As I am composing this post, I can safely admit that I have been dealing with a lot of ADHD issues these past two weeks. The world is on fire (literally and figuratively) and my brain can’t keep a single thought straight for longer than fifteen minutes. Because of that, I am reading six books at the moment: one cosy mystery, one satirical pulp fantasy, two horror novels, one science-fiction, and one non-fiction title. I make sure to read from at least three of them every day, typically while I’m in bed trying to get relaxed enough to fall asleep without medicinal assistance. A few months ago, I was only reading one book at a time. It still amazes me how my conditions can completely change the dynamics of how my brain works on such an impulsive scale.

The last bit is one that I save for a last resort type of situation and that is reading more than format. I like physical books, with a preference for paperbacks because it fits in my book bag without much trouble. But regardless of whether it’s a hardback, trade paperback, or mass market, physical books are my favourite. I love to feel the textures of the pages and smell the ink that is used. If it’s an older book or one that has been sitting on the shelf, then there is a muskiness there that is as comforting as it can be slightly repugnant. Nevertheless, staring at the same crème coloured backdrop with very similar font styles in the blackest of inks can become wholly distracting for my brain and it allows me to utterly check out of whatever the hell I’m reading. I hate it.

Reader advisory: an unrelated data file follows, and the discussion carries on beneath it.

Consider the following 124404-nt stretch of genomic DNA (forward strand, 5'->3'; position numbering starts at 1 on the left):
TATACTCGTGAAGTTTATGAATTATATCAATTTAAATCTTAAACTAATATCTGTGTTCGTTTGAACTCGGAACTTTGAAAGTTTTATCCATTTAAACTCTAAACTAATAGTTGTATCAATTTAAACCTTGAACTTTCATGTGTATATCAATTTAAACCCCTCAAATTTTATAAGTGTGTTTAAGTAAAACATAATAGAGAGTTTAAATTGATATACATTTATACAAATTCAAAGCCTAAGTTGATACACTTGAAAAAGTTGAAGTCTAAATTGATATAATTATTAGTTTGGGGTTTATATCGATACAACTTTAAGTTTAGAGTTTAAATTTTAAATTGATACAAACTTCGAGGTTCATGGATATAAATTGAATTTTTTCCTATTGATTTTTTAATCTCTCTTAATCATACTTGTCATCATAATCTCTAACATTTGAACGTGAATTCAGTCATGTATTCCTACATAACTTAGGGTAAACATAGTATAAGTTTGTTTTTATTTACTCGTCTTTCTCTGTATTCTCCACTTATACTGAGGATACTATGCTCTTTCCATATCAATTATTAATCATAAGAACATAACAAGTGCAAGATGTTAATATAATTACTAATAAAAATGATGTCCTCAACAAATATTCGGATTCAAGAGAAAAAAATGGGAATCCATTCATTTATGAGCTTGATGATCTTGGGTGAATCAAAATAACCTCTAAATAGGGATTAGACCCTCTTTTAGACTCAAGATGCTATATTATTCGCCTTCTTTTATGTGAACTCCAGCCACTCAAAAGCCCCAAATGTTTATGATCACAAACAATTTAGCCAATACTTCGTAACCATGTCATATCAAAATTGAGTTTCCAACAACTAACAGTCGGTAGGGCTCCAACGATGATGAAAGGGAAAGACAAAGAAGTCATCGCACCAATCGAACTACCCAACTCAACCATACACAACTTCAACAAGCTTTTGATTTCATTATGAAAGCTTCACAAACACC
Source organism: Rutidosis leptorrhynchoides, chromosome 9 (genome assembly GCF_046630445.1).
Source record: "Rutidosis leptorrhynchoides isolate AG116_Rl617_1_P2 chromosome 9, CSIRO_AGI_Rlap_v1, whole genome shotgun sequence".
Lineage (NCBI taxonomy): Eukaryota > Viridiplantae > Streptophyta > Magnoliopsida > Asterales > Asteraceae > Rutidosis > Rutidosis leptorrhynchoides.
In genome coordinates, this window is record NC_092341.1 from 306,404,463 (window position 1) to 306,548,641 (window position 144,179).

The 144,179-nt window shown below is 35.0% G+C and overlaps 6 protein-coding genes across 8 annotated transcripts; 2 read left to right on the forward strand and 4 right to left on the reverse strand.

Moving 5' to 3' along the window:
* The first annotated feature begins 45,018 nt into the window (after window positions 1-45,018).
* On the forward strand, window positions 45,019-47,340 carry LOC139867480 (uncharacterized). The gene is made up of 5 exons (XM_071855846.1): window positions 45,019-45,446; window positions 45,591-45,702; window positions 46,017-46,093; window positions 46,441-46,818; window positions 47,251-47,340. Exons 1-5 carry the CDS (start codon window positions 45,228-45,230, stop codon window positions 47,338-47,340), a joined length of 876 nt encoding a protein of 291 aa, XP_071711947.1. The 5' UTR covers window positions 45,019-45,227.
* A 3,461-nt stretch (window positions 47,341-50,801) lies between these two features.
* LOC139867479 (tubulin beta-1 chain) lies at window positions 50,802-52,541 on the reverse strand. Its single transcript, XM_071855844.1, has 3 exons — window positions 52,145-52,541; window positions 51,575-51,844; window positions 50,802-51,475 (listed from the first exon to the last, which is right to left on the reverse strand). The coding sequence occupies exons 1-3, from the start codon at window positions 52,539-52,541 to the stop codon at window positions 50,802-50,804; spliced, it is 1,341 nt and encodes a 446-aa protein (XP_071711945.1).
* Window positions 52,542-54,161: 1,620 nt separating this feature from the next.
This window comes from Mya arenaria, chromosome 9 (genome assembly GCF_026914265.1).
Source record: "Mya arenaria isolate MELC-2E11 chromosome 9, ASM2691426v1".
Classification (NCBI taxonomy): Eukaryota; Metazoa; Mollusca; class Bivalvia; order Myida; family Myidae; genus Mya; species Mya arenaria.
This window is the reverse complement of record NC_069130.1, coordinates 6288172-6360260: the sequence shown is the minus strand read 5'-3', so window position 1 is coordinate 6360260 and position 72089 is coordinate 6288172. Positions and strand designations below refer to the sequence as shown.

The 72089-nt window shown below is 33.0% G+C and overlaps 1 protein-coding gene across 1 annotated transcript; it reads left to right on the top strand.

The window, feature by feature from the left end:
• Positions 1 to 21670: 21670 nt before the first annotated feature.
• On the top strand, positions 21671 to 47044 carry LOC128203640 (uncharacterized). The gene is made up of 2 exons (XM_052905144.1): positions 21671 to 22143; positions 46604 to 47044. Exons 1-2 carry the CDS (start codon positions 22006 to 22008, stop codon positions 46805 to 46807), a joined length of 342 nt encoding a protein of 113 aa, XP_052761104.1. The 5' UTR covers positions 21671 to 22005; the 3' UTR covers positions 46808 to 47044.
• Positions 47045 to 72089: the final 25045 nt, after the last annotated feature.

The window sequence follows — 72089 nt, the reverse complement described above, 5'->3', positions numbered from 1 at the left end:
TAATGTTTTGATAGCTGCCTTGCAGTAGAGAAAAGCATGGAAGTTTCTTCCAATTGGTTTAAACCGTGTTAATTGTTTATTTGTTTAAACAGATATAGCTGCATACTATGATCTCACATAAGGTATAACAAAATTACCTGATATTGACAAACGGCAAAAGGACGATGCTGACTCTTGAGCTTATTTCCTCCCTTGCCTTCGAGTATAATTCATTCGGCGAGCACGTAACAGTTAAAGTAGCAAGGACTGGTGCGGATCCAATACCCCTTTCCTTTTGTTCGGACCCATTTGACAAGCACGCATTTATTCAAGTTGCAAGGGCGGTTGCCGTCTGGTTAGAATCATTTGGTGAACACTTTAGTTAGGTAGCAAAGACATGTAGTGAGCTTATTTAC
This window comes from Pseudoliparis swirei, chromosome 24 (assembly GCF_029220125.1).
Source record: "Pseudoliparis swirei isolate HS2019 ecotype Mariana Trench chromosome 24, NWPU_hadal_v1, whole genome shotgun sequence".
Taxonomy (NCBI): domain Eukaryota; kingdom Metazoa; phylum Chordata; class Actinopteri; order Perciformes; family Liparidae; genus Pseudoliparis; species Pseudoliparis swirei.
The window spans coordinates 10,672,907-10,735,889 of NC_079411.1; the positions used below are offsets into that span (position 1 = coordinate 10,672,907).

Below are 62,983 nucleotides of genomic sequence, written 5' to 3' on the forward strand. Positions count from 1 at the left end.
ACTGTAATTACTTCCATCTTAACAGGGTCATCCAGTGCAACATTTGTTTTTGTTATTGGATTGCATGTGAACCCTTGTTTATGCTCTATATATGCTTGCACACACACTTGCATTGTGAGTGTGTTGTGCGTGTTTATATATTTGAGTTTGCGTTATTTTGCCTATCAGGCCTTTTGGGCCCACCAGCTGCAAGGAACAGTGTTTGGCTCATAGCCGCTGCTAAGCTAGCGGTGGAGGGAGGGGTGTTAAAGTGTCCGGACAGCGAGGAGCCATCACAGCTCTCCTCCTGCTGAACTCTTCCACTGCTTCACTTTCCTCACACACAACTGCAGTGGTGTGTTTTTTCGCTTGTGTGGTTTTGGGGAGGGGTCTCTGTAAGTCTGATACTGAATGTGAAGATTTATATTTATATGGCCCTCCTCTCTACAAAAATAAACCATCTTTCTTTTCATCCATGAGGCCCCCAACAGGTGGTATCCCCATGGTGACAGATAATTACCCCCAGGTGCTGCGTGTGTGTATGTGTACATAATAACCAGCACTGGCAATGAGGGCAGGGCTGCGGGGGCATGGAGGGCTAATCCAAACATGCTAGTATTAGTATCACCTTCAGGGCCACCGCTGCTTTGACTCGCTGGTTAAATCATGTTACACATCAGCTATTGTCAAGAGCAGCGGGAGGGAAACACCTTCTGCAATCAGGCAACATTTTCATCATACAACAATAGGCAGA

When this happens, it becomes imperative for me to switch up formats. I start by changing to graphic novels if I’m reading a regular novel. When that doesn’t work, then I shift to digital content on my iPad/iPhone/PC. I have the Libby app, which allows me to check out e-books from my local library system (as well as audiobooks) that I then read on my tablet or phone. Plus, I also have a membership to Kindle Unlimited (and 300+ Kindle e-books) that I can read on essentially any device that fits my fancy (mobile or desktop devices usually). The only reason that digital books aren’t a regular part of my reading repertoire (aside from my love of old tomes) is because it can hurt my eyes and unbearable trigger migraines if I stare at the screen for too long. I have the brightness turned down and utilise Dark Mode across all my devices (including Windows) as a precaution, but this doesn’t always fight the discomfort. Of the six books that I’m currently reading, half of them are e-books. If e-books don’t help, then my last resort is audiobooks.

Audiobooks are a strange breed for me because while I absolutely adore the concept of being able to read or listen to a book while I’m working, jogging, or doing any number of other activities that require the use of my hands, it can wreak havoc with my ADHD. Most of the time, it’s extremely challenging for me to be able to focus on what I’m listening to, and my brain will start wandering, which then makes me agonisingly restless and impatient. If I’m listening to audiobooks with rain sounds on in the background, or some sort of cinematic music, then I have a better time focusing. This is why it’s generally a last resort before I just stop reading entirely for a short while.

Final Musings

A few things that I do that I didn’t describe in more detail that assist in my rabid consumption of tomes include taking a book with me everywhere (those three to four pages here and there can really add up!), always listen to something in the background that my brain can concentrate on sporadically if I start to lose attention to le books, and reading out loud to my sleeping cats in order to take it outside of my brain so to speak. If none of the other shtick I mentioned helps out, try these little titbits. They have a remarkable effectiveness from time-to-time.